As Coles drives over a completed section of road – west of Argonne Road to where the highway will hook up with the final piece of throughway to be completed that will straighten the winding curves through farmland and forests due north from Beacon Hill – he points out the former road grades that gave the highway its up-and-down, rollercoaster-type feel.
“This was the roly-poly thing. You have to pay attention to see, there, that was a huge dip,” he said, motioning toward a sharp incline off the shoulder.
Crews have been using dirt excavated in other areas to provide filler for future sections of the road, and that includes the pedestrian underpass planned near the East Valley schools, said Brandi Colyar, capital projects manager for the county.
“We had some surplus material from the other projects that was moved down here for the elevated section, so that we don’t have to necessarily bring material in, or waste material,” she said.
Completed sections of the highway have already yielded safety dividends, Kerns said. The completion of an interchange where Bigelow Gulch veers south at Forker Road replaced a stop-sign-controlled intersection with left-turning traffic that was a hot spot for collisions.
“When you look at our computer program that puts the dots where there’s an accident, or a fatality, those are gone now,” Kerns said. “And that’s because that intersection has been completely revamped.”
Having construction trucks and graders near school grounds has caused some interruption to activities, said East Valley High School Principal Matt Stevens, but the work should be worth it in the end.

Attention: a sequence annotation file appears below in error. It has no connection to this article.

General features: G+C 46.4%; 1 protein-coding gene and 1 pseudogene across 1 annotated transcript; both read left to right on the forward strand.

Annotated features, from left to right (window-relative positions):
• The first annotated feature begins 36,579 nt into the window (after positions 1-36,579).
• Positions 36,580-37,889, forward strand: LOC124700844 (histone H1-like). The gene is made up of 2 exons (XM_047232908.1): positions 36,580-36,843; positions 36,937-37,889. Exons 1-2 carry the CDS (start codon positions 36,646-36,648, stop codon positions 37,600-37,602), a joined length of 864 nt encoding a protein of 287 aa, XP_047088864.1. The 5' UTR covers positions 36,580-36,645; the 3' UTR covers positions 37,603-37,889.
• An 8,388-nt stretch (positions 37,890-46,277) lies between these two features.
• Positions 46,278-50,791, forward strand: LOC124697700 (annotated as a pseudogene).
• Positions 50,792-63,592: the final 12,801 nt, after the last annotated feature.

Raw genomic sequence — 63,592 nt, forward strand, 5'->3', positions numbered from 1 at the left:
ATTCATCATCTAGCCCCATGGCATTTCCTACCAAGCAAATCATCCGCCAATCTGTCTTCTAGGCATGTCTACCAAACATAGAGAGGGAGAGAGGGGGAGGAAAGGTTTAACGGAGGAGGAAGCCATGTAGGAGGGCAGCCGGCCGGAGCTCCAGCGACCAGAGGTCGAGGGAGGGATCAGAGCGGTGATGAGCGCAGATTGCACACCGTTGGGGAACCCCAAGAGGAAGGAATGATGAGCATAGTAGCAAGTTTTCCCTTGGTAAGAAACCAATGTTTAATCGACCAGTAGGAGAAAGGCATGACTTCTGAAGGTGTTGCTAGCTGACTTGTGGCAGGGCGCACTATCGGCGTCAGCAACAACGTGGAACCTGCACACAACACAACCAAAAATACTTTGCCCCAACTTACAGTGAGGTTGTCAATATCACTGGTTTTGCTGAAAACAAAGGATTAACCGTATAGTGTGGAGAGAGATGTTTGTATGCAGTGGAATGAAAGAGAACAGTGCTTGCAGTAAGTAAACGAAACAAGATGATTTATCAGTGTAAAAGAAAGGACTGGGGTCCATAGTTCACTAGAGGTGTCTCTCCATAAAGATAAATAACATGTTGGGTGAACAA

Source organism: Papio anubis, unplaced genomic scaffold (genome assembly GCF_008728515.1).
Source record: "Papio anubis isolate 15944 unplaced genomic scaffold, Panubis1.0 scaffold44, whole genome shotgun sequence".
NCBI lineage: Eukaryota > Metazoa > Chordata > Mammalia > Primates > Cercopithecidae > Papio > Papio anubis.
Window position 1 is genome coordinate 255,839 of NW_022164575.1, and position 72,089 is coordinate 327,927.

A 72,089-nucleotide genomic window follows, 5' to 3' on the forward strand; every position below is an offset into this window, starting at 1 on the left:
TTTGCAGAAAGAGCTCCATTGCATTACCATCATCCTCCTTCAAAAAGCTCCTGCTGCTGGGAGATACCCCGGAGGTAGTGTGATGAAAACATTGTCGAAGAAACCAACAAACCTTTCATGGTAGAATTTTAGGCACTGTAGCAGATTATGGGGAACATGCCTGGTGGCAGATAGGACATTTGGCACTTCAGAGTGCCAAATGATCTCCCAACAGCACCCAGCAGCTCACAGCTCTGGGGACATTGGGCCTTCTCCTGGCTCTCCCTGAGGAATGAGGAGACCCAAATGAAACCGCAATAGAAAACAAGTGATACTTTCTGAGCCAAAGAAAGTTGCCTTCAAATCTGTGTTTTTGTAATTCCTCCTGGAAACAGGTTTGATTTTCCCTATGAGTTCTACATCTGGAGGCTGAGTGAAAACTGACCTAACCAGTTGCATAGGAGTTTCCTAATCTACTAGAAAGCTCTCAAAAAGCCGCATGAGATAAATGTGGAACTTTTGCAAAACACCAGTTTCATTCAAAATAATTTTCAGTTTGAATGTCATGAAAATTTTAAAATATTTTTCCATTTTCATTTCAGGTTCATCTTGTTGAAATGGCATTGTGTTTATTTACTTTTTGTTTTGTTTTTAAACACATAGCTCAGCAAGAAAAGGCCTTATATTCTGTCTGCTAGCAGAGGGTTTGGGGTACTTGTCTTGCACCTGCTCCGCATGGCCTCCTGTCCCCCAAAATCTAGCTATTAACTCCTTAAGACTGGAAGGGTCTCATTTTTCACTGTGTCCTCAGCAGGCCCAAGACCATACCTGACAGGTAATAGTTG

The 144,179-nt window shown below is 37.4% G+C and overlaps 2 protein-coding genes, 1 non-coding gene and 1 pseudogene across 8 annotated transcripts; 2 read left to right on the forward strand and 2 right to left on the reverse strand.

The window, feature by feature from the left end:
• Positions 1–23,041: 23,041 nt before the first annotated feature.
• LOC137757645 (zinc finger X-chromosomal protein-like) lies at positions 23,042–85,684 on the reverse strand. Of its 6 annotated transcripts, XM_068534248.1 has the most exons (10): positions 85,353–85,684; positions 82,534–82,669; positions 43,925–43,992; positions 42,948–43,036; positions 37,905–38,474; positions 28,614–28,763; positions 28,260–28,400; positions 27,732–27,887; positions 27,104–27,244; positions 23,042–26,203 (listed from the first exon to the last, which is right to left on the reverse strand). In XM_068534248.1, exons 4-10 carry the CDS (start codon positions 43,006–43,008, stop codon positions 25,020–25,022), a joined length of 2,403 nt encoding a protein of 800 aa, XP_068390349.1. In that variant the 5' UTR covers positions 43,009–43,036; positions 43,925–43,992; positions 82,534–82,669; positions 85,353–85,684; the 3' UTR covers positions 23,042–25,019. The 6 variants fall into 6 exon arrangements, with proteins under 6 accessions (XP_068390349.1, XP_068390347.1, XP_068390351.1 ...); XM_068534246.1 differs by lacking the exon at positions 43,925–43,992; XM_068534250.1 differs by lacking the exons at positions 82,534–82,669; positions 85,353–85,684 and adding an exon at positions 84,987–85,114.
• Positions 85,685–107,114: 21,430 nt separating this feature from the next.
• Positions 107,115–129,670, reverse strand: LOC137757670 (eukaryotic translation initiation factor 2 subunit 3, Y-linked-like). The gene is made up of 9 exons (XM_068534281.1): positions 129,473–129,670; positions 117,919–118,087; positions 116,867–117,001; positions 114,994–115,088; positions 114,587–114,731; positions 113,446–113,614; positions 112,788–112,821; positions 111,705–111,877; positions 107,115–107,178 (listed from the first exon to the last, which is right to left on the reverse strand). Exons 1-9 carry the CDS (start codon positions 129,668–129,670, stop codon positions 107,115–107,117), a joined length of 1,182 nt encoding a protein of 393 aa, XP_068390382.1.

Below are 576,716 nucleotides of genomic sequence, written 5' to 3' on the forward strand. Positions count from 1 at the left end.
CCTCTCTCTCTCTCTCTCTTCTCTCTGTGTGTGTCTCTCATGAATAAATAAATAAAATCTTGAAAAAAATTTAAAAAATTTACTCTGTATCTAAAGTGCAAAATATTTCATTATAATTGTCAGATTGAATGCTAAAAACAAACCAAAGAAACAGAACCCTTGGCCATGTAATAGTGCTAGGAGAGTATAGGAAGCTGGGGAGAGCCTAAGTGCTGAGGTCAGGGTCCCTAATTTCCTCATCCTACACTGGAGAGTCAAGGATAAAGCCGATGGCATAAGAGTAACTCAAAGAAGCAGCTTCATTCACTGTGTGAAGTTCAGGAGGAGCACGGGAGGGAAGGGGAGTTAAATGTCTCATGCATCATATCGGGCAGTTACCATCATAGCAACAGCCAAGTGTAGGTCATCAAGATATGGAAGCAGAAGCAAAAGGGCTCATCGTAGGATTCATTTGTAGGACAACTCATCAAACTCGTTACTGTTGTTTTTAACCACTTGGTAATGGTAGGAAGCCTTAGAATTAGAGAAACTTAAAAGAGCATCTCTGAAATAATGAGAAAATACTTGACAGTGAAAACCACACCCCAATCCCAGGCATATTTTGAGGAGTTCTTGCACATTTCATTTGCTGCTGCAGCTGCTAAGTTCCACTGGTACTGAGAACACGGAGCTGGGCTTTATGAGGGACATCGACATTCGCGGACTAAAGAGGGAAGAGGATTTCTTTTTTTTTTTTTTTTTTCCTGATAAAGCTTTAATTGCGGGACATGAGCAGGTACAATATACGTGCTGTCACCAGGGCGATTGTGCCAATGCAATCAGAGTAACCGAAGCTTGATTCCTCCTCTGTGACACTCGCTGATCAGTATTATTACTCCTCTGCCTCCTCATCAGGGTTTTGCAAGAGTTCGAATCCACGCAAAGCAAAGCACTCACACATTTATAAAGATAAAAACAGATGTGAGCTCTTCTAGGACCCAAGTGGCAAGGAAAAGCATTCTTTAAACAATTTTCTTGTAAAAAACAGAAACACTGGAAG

“It’s been so far planned in advance, the work with the city and the county, and the planning and the meetings we’ve had, we understand what’s going to happen,” Stevens said. “A little bit of pain in the process of construction is worth it. I think it’s going to work well.”
The construction will also take traffic off Progress Road in front of East Valley Middle School. Traffic headed east on the existing Bigelow Gulch corridor had rendered the crosswalks outside the school practically useless during rush hour, Rasmussen said, and left-hand turns out of the school were also impossible for staff and parents.
“Our middle school staff is just thrilled,” he said.
Construction on this phase of the Bigelow Gulch project is scheduled for completion this fall, Colyar said.
Work to watch for
Shoulder closures will continue as the city of Spokane carves wheelchair-accessible curb ramps near the Garland district.
From Monday through Friday, the eastbound and westbound shoulders at the intersections of Garland Avenue and Walnut, Cedar, Hawthorne, Jefferson, Adams and Madison streets will be closed for this work.
The westbound shoulder of 14th Avenue at Adams, Jefferson, Madison and Monroe streets will also be closed this week.
Traffic through the Thor/Freya couplet, in the midst of a reconstruction project, will also see a route change this week. Thor Street between Sprague and Hartson avenues will be closed beginning Monday, with two-way traffic detoured instead to Freya Street. Westbound traffic on Fifth Avenue will be reduced to one lane, and eastbound traffic will be rerouted to Third Avenue.
Construction is progressing around the new downtown branch of the Spokane Library. Southbound Lincoln Street between Spokane Falls Boulevard and Main Avenue is back open for the first time in several years.
In Spokane County, Belle Terre Avenue from Sullivan to Evergreen Roads has closed for improvements including pavement, a cement-treated base and stormwater upgrades. Detours are in place and motorists should watch for flaggers.